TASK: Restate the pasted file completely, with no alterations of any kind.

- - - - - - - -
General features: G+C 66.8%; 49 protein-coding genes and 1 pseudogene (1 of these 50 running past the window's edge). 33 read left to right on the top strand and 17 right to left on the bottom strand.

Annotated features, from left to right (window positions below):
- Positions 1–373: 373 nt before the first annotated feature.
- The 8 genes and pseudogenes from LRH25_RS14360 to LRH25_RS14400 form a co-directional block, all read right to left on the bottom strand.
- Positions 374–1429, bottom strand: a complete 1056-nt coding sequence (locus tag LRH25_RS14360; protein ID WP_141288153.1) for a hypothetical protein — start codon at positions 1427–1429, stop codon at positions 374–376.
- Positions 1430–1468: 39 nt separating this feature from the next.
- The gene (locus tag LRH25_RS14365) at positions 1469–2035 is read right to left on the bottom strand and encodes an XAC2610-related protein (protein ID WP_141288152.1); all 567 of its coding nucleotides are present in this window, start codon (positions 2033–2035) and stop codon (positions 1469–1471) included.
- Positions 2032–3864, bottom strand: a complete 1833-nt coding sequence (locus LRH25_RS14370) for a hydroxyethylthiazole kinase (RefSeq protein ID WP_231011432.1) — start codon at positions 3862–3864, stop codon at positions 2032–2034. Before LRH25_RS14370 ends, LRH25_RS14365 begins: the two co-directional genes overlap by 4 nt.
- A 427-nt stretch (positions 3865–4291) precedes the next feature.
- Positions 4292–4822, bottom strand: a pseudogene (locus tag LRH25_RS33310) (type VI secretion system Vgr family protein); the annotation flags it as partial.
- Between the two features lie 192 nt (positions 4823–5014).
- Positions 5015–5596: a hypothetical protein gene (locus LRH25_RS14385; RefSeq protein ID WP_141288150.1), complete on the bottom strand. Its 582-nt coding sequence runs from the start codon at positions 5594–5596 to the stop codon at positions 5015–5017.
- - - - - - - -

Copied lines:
General features: G+C 66.8%; 49 protein-coding genes and 1 pseudogene (1 of these 50 running past the window's edge). 33 read left to right on the top strand and 17 right to left on the bottom strand.

Annotated features, from left to right (window positions below):
- Positions 1–373: 373 nt before the first annotated feature.
- The 8 genes and pseudogenes from LRH25_RS14360 to LRH25_RS14400 form a co-directional block, all read right to left on the bottom strand.
- Positions 374–1429, bottom strand: a complete 1056-nt coding sequence (locus tag LRH25_RS14360; protein ID WP_141288153.1) for a hypothetical protein — start codon at positions 1427–1429, stop codon at positions 374–376.
- Positions 1430–1468: 39 nt separating this feature from the next.
- The gene (locus tag LRH25_RS14365) at positions 1469–2035 is read right to left on the bottom strand and encodes an XAC2610-related protein (protein ID WP_141288152.1); all 567 of its coding nucleotides are present in this window, start codon (positions 2033–2035) and stop codon (positions 1469–1471) included.
- Positions 2032–3864, bottom strand: a complete 1833-nt coding sequence (locus LRH25_RS14370) for a hydroxyethylthiazole kinase (RefSeq protein ID WP_231011432.1) — start codon at positions 3862–3864, stop codon at positions 2032–2034. Before LRH25_RS14370 ends, LRH25_RS14365 begins: the two co-directional genes overlap by 4 nt.
- A 427-nt stretch (positions 3865–4291) precedes the next feature.
- Positions 4292–4822, bottom strand: a pseudogene (locus tag LRH25_RS33310) (type VI secretion system Vgr family protein); the annotation flags it as partial.
- Between the two features lie 192 nt (positions 4823–5014).
- Positions 5015–5596: a hypothetical protein gene (locus LRH25_RS14385; RefSeq protein ID WP_141288150.1), complete on the bottom strand. Its 582-nt coding sequence runs from the start codon at positions 5594–5596 to the stop codon at positions 5015–5017.